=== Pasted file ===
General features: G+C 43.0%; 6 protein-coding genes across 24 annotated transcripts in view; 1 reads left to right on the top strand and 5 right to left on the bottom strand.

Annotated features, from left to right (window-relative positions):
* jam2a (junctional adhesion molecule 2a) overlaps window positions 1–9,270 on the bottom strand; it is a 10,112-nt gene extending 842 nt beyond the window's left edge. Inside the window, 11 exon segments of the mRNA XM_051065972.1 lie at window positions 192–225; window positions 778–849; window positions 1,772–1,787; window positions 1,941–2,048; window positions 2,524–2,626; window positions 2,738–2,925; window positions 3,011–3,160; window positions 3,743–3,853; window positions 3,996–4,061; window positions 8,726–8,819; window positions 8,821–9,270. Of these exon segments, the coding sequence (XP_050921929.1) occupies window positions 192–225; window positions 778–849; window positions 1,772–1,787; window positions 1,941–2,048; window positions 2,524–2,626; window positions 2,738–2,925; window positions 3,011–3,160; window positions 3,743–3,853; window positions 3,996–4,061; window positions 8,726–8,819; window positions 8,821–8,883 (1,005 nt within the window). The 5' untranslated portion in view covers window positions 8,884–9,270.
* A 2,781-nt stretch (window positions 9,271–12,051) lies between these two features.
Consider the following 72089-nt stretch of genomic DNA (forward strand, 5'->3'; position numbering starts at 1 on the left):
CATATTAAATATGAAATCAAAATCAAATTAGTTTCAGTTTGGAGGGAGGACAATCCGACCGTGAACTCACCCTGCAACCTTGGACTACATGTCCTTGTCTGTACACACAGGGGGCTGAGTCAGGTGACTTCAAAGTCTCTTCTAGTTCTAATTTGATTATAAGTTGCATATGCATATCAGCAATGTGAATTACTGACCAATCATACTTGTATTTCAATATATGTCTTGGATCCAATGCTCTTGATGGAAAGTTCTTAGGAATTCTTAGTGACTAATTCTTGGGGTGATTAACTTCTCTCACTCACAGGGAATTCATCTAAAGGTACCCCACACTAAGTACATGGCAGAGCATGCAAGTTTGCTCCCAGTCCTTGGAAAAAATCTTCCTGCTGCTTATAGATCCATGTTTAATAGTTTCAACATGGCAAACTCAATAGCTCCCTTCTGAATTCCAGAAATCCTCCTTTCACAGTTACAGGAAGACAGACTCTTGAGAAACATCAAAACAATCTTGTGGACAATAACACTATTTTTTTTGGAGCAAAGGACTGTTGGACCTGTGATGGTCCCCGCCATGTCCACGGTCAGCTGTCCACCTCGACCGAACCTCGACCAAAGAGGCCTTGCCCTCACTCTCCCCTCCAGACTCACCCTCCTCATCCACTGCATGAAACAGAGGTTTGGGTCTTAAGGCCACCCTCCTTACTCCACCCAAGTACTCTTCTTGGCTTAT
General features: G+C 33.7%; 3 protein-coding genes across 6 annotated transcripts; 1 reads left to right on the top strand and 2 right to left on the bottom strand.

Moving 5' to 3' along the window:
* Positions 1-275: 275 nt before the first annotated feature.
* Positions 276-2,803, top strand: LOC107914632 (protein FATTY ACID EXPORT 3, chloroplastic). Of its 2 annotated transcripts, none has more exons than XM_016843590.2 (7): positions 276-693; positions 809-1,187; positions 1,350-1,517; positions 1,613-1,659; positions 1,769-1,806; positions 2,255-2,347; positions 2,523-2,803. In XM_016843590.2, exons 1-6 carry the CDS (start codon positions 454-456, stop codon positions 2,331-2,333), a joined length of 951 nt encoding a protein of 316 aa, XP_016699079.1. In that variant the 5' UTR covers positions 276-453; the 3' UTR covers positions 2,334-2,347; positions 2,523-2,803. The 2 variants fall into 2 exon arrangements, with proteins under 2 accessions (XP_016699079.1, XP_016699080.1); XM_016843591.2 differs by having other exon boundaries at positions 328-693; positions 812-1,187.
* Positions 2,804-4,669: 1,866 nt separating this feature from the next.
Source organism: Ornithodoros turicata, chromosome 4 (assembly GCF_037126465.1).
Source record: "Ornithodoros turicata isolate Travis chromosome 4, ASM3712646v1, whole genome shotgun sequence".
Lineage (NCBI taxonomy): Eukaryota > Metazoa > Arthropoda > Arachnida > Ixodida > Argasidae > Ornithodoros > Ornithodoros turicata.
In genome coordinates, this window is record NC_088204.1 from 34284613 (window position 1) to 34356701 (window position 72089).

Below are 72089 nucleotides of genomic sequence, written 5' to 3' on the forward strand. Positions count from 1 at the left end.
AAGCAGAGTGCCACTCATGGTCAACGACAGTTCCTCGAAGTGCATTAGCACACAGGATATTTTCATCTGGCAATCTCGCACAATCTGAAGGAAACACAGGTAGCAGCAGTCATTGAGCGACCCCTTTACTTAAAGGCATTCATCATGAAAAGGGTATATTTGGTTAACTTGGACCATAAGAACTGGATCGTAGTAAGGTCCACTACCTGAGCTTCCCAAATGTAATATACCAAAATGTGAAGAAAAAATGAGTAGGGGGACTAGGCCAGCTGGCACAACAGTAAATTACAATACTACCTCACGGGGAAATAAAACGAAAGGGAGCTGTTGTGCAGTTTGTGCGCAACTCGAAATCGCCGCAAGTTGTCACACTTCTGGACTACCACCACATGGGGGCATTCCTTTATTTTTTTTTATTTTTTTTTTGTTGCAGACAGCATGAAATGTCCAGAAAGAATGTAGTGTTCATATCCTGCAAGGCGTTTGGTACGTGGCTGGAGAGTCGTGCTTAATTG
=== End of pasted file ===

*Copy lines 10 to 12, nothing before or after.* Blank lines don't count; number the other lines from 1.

* Positions 276-2,803, top strand: LOC107914632 (protein FATTY ACID EXPORT 3, chloroplastic). Of its 2 annotated transcripts, none has more exons than XM_016843590.2 (7): positions 276-693; positions 809-1,187; positions 1,350-1,517; positions 1,613-1,659; positions 1,769-1,806; positions 2,255-2,347; positions 2,523-2,803. In XM_016843590.2, exons 1-6 carry the CDS (start codon positions 454-456, stop codon positions 2,331-2,333), a joined length of 951 nt encoding a protein of 316 aa, XP_016699079.1. In that variant the 5' UTR covers positions 276-453; the 3' UTR covers positions 2,334-2,347; positions 2,523-2,803. The 2 variants fall into 2 exon arrangements, with proteins under 2 accessions (XP_016699079.1, XP_016699080.1); XM_016843591.2 differs by having other exon boundaries at positions 328-693; positions 812-1,187.
* Positions 2,804-4,669: 1,866 nt separating this feature from the next.
Source organism: Ornithodoros turicata, chromosome 4 (assembly GCF_037126465.1).